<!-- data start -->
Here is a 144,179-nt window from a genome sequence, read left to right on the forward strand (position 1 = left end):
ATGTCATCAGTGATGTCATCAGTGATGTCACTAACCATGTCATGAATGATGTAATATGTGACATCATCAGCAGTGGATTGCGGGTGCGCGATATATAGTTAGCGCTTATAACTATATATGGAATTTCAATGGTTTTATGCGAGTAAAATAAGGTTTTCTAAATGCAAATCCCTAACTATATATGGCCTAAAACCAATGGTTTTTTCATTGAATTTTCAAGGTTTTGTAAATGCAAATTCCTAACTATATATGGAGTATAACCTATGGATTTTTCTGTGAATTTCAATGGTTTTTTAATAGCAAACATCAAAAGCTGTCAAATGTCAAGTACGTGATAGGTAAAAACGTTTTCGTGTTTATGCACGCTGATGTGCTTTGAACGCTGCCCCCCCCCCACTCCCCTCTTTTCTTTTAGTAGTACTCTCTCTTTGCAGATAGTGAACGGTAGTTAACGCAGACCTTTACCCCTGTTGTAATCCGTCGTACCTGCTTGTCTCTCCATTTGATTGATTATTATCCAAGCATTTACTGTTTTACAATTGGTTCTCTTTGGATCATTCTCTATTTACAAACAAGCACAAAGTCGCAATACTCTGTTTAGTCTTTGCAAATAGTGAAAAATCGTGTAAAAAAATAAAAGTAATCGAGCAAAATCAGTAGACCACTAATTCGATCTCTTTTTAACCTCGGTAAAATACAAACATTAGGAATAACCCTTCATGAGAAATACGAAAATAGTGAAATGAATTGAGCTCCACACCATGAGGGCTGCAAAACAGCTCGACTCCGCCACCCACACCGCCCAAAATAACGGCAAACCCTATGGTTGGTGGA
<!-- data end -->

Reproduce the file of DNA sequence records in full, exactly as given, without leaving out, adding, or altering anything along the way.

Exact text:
Here is a 144,179-nt window from a genome sequence, read left to right on the forward strand (position 1 = left end):
ATGTCATCAGTGATGTCATCAGTGATGTCACTAACCATGTCATGAATGATGTAATATGTGACATCATCAGCAGTGGATTGCGGGTGCGCGATATATAGTTAGCGCTTATAACTATATATGGAATTTCAATGGTTTTATGCGAGTAAAATAAGGTTTTCTAAATGCAAATCCCTAACTATATATGGCCTAAAACCAATGGTTTTTTCATTGAATTTTCAAGGTTTTGTAAATGCAAATTCCTAACTATATATGGAGTATAACCTATGGATTTTTCTGTGAATTTCAATGGTTTTTTAATAGCAAACATCAAAAGCTGTCAAATGTCAAGTACGTGATAGGTAAAAACGTTTTCGTGTTTATGCACGCTGATGTGCTTTGAACGCTGCCCCCCCCCCACTCCCCTCTTTTCTTTTAGTAGTACTCTCTCTTTGCAGATAGTGAACGGTAGTTAACGCAGACCTTTACCCCTGTTGTAATCCGTCGTACCTGCTTGTCTCTCCATTTGATTGATTATTATCCAAGCATTTACTGTTTTACAATTGGTTCTCTTTGGATCATTCTCTATTTACAAACAAGCACAAAGTCGCAATACTCTGTTTAGTCTTTGCAAATAGTGAAAAATCGTGTAAAAAAATAAAAGTAATCGAGCAAAATCAGTAGACCACTAATTCGATCTCTTTTTAACCTCGGTAAAATACAAACATTAGGAATAACCCTTCATGAGAAATACGAAAATAGTGAAATGAATTGAGCTCCACACCATGAGGGCTGCAAAACAGCTCGACTCCGCCACCCACACCGCCCAAAATAACGGCAAACCCTATGGTTGGTGGA